In Turkey, at least 1,886 workers lost their lives while working to earn their bread in 2014. Labor murders occur in almost every industry, however, some sectors, such as construction, are darker than others. For instance, in the same year at least forty-one construction workers died in the workplace in Istanbul, compared with only eight workers in New York.
From the City of Production to The Capital of Consumption
The former AKP government came to power in 2002 in the aftermath of one of Turkey’s worst financial crises. Since then, the government has made urban and rural interventions on a large scale to resolve the country’s capital surplus absorption problem. Today, after more than a decade, Turkish economic growth is heavily dependent upon the construction sector. Construction policies target both rural and urban areas by transforming the rural landscape with thousands of small and large-scale dam and mine projects and the urban landscape with mega urban investments, urban renewal projects, the construction of gated communities, and the creation of a shopping mall frenzy.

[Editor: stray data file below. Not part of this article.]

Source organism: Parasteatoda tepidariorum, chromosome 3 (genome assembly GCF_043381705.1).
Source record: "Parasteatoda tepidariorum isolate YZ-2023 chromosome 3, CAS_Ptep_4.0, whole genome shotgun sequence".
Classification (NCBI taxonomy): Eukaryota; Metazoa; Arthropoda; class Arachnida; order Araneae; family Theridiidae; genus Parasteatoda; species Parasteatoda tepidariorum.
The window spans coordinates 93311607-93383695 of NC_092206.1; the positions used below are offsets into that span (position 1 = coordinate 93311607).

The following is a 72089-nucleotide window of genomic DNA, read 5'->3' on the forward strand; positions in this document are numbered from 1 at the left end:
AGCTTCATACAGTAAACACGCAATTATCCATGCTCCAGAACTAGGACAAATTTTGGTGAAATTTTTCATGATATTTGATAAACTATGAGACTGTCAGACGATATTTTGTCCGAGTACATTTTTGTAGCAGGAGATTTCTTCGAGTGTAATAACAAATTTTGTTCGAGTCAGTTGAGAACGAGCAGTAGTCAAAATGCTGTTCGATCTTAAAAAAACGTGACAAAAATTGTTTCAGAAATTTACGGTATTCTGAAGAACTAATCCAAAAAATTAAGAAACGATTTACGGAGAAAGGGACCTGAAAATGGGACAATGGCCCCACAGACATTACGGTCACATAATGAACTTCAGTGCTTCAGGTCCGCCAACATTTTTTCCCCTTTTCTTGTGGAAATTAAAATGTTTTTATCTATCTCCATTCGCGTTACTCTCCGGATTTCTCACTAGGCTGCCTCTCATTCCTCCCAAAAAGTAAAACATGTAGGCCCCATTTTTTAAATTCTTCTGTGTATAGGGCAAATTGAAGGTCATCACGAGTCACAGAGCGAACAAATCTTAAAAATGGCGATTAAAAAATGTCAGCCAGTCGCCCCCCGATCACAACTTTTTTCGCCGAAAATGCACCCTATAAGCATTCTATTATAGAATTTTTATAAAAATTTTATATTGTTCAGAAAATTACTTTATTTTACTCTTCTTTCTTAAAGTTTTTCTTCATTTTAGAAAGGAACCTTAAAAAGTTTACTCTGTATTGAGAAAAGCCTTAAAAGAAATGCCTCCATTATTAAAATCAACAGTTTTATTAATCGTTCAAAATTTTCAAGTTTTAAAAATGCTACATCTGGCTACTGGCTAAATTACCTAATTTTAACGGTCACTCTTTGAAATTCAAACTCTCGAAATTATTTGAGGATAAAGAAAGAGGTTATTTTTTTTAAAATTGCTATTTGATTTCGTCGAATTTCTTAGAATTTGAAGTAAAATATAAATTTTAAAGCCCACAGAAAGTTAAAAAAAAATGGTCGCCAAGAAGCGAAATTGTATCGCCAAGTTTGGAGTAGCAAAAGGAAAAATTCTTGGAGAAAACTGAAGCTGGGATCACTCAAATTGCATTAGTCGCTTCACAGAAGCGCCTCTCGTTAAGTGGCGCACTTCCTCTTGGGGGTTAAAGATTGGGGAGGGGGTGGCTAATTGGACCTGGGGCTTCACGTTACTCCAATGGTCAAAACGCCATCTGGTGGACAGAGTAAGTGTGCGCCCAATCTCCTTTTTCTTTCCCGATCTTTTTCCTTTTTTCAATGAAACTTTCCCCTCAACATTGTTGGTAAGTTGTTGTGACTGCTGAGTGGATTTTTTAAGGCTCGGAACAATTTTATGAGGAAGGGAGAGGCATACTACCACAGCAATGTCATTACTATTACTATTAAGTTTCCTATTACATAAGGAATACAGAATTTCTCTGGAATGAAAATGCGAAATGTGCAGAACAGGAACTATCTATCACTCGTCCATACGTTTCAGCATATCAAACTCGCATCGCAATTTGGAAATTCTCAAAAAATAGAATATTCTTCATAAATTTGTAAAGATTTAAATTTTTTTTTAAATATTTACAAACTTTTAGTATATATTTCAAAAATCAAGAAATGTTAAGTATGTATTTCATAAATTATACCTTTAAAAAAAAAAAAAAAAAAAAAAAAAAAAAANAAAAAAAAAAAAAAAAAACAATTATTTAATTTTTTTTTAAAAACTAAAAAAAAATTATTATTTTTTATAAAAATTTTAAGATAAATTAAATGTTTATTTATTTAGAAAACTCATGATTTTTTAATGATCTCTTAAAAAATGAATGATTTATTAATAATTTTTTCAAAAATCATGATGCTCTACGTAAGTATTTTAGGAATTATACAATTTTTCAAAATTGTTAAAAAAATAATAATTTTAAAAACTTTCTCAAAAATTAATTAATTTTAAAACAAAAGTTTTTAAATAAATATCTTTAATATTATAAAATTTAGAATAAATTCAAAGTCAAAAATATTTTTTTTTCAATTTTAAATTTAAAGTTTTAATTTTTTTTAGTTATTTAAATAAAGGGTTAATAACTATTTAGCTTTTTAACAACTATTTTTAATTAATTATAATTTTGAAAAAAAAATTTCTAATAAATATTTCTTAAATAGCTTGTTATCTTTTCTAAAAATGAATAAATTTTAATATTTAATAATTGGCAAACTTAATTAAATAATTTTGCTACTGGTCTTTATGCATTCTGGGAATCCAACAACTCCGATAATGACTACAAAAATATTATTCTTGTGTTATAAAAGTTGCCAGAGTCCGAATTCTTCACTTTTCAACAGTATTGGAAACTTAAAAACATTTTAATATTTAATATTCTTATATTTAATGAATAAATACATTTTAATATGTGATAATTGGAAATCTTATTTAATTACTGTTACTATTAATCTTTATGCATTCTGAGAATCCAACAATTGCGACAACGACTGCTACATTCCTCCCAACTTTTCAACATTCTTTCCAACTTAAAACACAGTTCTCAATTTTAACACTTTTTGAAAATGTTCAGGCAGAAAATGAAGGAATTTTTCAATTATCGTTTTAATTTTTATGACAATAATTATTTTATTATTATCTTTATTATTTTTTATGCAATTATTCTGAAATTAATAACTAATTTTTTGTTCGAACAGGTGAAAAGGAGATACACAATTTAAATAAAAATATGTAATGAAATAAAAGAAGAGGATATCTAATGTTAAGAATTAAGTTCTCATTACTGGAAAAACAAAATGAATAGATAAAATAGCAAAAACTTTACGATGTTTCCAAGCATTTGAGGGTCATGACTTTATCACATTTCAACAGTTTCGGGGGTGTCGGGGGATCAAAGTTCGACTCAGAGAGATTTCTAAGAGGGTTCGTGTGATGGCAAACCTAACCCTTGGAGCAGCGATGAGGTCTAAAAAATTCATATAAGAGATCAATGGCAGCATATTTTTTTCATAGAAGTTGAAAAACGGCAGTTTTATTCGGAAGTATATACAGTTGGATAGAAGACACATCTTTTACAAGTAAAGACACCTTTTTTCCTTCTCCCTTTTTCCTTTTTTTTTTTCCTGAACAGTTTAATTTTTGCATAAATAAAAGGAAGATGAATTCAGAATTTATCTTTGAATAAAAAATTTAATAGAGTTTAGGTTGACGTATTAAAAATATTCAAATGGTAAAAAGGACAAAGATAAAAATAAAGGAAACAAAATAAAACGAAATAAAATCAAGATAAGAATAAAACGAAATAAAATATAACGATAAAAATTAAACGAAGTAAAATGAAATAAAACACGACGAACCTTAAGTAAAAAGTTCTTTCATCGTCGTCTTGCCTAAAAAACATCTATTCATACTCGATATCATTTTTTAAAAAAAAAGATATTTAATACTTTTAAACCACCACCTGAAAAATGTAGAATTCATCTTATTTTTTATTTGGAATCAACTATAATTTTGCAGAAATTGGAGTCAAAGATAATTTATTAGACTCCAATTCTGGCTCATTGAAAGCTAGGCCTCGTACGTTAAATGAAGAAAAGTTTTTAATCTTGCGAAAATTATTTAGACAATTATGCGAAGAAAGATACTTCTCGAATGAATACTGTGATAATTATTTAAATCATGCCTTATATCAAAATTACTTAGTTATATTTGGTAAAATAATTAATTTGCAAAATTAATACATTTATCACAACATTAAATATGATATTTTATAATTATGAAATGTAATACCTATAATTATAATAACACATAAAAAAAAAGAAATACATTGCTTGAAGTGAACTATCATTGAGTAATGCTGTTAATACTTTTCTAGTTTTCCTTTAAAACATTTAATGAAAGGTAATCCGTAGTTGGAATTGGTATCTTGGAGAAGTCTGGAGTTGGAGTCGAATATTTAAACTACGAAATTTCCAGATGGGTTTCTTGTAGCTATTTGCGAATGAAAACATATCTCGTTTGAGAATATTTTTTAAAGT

De-industrialization is one of the keywords defining the contemporary urban transformations of the city. In line with the changing economy, the future of sites of production, spaces of reproduction (of the working class), and the workers themselves, remain an important question. Istanbul’s economy, unlike many other global cities and wannabes, still heavily relies on industrial production, rather than/as compared with/as opposed to services or construction sector. Around 36% of the workforce are employed in the manufacturing industry as compared with 2.8% in London, for instance. Yet, urban transformations based on mega projects, real-estate speculation, and the services sector make the “industrial worker” an endangered species in the city. De-industrialization comes with the depopulation of the workers, replacing their production sites as well as their living spaces into the spaces of capital. On the other hand, the new economy based on construction creates a sort of gold rush to Istanbul’s urban and rural land. Rapid and unlimited access to the land and its development, being at the center of this economic model, relies on the labor of construction workers, yet ignores the welfare of those who literally build the city with their sweat and blood.